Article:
South Africa's archbishop emeritus Desmond Tutu has made an emotional tribute to his late friend Nelson Mandela, calling him an "incredible gift" to the nation, transcending race and class.
Speaking slowly and often on the verge of tears, Tutu said Mandela was "a unifier from the moment he walked out of prison", after 27 years behind bars.
"He taught us extraordinarily practical lessons about forgiveness, compassion and reconciliation."
In a tribute delivered often with closed eyes, the visibly moved fellow Nobel Peace laureate who is seen as South Africa's moral beacon, described Mandela as an "incredible gift that God gave us".
"We are relieved that his suffering is over but our relief is strung in our grief. We pray that he will rest in peace and rise in glory," Tutu said of the 95-year-old's death on Thursday.
But Tutu, known for his frankness even when it came to the nation's beloved icon, said Mandela was not without shortcomings.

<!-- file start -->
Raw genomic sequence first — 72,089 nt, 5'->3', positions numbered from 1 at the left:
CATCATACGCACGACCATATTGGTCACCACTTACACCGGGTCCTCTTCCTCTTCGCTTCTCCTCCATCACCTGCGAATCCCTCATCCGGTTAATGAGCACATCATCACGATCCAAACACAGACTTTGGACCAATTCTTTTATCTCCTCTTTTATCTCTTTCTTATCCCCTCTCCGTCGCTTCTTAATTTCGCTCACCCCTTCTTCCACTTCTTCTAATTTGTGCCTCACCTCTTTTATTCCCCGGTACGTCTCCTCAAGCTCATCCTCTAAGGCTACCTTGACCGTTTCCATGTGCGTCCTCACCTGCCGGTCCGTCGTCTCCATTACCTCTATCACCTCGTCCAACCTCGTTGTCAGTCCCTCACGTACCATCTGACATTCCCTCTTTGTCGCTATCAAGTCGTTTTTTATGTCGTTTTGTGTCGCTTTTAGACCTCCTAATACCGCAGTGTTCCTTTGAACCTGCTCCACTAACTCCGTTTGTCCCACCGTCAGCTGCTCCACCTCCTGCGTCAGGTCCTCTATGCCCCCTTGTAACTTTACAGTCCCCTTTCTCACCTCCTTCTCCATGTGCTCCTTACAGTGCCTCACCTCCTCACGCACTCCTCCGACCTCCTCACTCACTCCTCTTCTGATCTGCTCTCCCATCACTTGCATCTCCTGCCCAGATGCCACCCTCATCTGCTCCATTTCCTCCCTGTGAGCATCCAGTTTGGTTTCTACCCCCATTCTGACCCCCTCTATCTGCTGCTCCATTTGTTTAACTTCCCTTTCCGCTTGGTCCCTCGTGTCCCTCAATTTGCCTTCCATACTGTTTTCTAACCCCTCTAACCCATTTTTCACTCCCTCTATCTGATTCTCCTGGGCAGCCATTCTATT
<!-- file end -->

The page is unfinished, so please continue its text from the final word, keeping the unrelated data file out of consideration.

"Did he have weaknesses? Of course he did, among them his steadfast loyalty to his organisation and to some of his colleagues who ultimately let him down, retaining in his cabinet underperforming, frankly incompetent ministers."
This had "laid the seeds for greater seeds of mediocrity and corruptibility that were to come", said Tutu, 82, who frequently laments South Africa's post-democratic flaws.
Yet he dismissed fears of "doomsday and disaster" for South Africa on the passing of the man who was behind the country's emancipation from white minority rule.
"Some have suggested that... as he's gone our country is going to go up in flames," Tutu said.
"This is, I think, to discredit us South Africans, to discredit his legacy. The sun will rise tomorrow and the next day and the next. It may not appear as bright as yesterday but life will carry on."
Mandela spent his first night as a free man at Tutu's home in 1990 and he told of poignant interactions with the leader.
Impersonating Mandela's trademark voice, he described how Mandela had organised someone to pay for a driver for Tutu after he had discovered the clergyman had driven himself to his Johannesburg home for a lunch.
"He cared, he really, really cared," said Tutu, struggling to keep his composure.
Calling on South Africans to follow Mandela's example and using his clan name urged them to "let Madiba's dream be our dream".